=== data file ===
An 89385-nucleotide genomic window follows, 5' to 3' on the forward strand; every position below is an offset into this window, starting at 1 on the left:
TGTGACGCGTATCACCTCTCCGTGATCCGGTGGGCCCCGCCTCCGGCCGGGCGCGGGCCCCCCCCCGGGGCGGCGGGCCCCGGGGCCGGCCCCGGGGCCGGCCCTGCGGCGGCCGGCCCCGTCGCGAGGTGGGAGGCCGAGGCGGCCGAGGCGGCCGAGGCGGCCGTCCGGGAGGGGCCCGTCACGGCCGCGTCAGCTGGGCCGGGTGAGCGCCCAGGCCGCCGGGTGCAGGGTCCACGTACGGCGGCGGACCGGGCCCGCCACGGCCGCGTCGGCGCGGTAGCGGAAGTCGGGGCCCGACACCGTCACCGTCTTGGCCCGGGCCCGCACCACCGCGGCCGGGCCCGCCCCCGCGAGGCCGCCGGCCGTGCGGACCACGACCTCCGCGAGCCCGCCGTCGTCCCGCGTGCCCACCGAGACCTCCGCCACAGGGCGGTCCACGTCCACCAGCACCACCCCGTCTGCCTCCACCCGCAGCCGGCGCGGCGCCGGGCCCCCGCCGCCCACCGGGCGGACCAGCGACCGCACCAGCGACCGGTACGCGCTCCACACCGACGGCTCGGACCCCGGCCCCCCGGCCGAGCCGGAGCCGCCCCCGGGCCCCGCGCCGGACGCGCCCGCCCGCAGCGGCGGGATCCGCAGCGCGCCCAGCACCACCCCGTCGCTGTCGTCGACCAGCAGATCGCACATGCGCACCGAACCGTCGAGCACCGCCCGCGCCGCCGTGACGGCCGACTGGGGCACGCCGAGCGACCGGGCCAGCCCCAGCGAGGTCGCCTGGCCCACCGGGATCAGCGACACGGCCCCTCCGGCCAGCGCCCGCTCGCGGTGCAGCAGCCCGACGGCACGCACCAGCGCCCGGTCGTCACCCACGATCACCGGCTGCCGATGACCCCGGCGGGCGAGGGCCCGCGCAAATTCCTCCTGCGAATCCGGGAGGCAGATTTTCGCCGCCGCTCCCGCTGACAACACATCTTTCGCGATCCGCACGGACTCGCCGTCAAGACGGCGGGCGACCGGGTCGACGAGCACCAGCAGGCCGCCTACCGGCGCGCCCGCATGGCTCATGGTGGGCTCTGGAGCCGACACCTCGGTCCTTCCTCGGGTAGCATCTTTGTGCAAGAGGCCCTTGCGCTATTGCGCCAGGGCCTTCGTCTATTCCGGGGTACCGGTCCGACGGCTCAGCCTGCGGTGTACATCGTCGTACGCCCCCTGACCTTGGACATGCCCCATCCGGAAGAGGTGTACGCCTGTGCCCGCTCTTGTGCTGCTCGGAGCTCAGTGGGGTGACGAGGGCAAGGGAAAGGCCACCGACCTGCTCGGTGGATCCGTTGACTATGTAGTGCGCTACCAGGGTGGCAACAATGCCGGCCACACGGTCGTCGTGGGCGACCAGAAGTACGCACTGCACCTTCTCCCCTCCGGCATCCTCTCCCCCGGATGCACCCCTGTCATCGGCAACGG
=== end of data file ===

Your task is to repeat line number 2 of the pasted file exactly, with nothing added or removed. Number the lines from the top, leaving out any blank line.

TGTGACGCGTATCACCTCTCCGTGATCCGGTGGGCCCCGCCTCCGGCCGGGCGCGGGCCCCCCCCCGGGGCGGCGGGCCCCGGGGCCGGCCCCGGGGCCGGCCCTGCGGCGGCCGGCCCCGTCGCGAGGTGGGAGGCCGAGGCGGCCGAGGCGGCCGAGGCGGCCGTCCGGGAGGGGCCCGTCACGGCCGCGTCAGCTGGGCCGGGTGAGCGCCCAGGCCGCCGGGTGCAGGGTCCACGTACGGCGGCGGACCGGGCCCGCCACGGCCGCGTCGGCGCGGTAGCGGAAGTCGGGGCCCGACACCGTCACCGTCTTGGCCCGGGCCCGCACCACCGCGGCCGGGCCCGCCCCCGCGAGGCCGCCGGCCGTGCGGACCACGACCTCCGCGAGCCCGCCGTCGTCCCGCGTGCCCACCGAGACCTCCGCCACAGGGCGGTCCACGTCCACCAGCACCACCCCGTCTGCCTCCACCCGCAGCCGGCGCGGCGCCGGGCCCCCGCCGCCCACCGGGCGGACCAGCGACCGCACCAGCGACCGGTACGCGCTCCACACCGACGGCTCGGACCCCGGCCCCCCGGCCGAGCCGGAGCCGCCCCCGGGCCCCGCGCCGGACGCGCCCGCCCGCAGCGGCGGGATCCGCAGCGCGCCCAGCACCACCCCGTCGCTGTCGTCGACCAGCAGATCGCACATGCGCACCGAACCGTCGAGCACCGCCCGCGCCGCCGTGACGGCCGACTGGGGCACGCCGAGCGACCGGGCCAGCCCCAGCGAGGTCGCCTGGCCCACCGGGATCAGCGACACGGCCCCTCCGGCCAGCGCCCGCTCGCGGTGCAGCAGCCCGACGGCACGCACCAGCGCCCGGTCGTCACCCACGATCACCGGCTGCCGATGACCCCGGCGGGCGAGGGCCCGCGCAAATTCCTCCTGCGAATCCGGGAGGCAGATTTTCGCCGCCGCTCCCGCTGACAACACATCTTTCGCGATCCGCACGGACTCGCCGTCAAGACGGCGGGCGACCGGGTCGACGAGCACCAGCAGGCCGCCTACCGGCGCGCCCGCATGGCTCATGGTGGGCTCTGGAGCCGACACCTCGGTCCTTCCTCGGGTAGCATCTTTGTGCAAGAGGCCCTTGCGCTATTGCGCCAGGGCCTTCGTCTATTCCGGGGTACCGGTCCGACGGCTCAGCCTGCGGTGTACATCGTCGTACGCCCCCTGACCTTGGACATGCCCCATCCGGAAGAGGTGTACGCCTGTGCCCGCTCTTGTGCTGCTCGGAGCTCAGTGGGGTGACGAGGGCAAGGGAAAGGCCACCGACCTGCTCGGTGGATCCGTTGACTATGTAGTGCGCTACCAGGGTGGCAACAATGCCGGCCACACGGTCGTCGTGGGCGACCAGAAGTACGCACTGCACCTTCTCCCCTCCGGCATCCTCTCCCCCGGATGCACCCCTGTCATCGGCAACGG